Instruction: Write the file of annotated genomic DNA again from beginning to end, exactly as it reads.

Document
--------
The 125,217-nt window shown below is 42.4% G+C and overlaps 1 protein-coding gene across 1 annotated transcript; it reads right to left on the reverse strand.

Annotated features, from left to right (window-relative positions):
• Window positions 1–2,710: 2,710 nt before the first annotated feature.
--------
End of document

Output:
The 125,217-nt window shown below is 42.4% G+C and overlaps 1 protein-coding gene across 1 annotated transcript; it reads right to left on the reverse strand.

Annotated features, from left to right (window-relative positions):
• Window positions 1–2,710: 2,710 nt before the first annotated feature.